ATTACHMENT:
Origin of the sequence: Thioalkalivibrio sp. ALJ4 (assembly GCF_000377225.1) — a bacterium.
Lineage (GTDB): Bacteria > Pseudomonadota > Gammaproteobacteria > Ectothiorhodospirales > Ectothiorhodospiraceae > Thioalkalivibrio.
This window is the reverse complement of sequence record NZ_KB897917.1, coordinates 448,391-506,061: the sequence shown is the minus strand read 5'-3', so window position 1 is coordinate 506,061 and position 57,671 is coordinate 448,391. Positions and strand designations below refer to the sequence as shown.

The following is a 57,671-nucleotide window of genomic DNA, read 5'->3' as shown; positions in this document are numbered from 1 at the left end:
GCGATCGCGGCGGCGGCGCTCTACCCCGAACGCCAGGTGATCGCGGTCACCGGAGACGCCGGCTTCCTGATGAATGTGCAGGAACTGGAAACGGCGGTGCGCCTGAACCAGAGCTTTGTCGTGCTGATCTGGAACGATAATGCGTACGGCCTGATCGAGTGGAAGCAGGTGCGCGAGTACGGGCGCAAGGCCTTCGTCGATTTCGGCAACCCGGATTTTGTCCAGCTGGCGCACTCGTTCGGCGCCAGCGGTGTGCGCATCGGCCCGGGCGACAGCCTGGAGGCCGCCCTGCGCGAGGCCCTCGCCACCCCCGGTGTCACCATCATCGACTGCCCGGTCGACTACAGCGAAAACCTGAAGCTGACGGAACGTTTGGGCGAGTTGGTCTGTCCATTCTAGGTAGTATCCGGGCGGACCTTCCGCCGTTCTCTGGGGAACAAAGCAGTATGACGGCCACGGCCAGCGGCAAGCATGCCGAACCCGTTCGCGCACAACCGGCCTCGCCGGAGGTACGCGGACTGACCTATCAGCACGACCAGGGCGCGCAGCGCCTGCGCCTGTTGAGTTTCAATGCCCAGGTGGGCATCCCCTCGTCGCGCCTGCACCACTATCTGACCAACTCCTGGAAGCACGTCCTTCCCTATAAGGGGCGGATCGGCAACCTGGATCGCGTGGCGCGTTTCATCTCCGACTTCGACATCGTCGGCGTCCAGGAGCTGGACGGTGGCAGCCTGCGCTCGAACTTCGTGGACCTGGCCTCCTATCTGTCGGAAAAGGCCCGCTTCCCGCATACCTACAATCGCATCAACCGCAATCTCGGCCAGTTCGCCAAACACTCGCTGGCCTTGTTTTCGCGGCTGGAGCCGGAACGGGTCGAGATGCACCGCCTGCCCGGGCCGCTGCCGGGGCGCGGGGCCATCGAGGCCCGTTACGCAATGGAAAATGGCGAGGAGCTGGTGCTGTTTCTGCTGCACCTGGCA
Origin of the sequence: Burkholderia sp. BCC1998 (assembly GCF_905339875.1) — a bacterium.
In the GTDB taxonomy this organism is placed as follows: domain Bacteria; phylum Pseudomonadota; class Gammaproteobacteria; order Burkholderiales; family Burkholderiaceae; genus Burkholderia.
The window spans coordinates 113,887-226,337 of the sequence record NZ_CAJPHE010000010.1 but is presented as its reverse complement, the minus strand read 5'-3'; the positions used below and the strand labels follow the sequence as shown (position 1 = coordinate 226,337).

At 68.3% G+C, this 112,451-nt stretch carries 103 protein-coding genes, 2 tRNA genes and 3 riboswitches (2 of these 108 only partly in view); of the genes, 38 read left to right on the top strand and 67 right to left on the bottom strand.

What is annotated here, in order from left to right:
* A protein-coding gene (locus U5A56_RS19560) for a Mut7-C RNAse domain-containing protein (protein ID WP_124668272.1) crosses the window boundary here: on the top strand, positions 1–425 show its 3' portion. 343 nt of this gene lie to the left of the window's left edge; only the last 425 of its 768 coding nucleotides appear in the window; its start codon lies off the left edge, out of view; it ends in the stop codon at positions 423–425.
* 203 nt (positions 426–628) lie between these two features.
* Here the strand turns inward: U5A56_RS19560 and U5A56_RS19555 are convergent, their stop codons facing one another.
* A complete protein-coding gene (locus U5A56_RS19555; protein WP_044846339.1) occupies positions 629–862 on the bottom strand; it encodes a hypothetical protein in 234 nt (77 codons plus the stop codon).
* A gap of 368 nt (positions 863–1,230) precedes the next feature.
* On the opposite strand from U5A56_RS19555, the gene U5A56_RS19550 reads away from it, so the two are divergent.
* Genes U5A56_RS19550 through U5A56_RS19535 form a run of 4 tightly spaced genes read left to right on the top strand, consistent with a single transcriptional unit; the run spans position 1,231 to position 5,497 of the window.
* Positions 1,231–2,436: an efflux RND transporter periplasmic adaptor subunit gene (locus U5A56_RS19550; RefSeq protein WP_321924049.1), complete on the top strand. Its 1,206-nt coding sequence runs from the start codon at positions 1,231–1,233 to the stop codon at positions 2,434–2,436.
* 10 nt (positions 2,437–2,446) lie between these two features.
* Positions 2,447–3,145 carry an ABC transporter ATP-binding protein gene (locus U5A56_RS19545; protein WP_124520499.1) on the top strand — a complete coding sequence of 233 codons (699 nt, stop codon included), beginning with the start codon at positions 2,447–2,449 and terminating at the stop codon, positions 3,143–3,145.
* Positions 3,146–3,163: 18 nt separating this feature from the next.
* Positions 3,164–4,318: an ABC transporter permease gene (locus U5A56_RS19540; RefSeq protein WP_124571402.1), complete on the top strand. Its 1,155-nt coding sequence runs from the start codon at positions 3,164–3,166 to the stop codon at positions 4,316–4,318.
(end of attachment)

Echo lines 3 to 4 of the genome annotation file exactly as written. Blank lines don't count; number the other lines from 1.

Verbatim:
This window is the reverse complement of sequence record NZ_KB897917.1, coordinates 448,391-506,061: the sequence shown is the minus strand read 5'-3', so window position 1 is coordinate 506,061 and position 57,671 is coordinate 448,391. Positions and strand designations below refer to the sequence as shown.

The following is a 57,671-nucleotide window of genomic DNA, read 5'->3' as shown; positions in this document are numbered from 1 at the left end: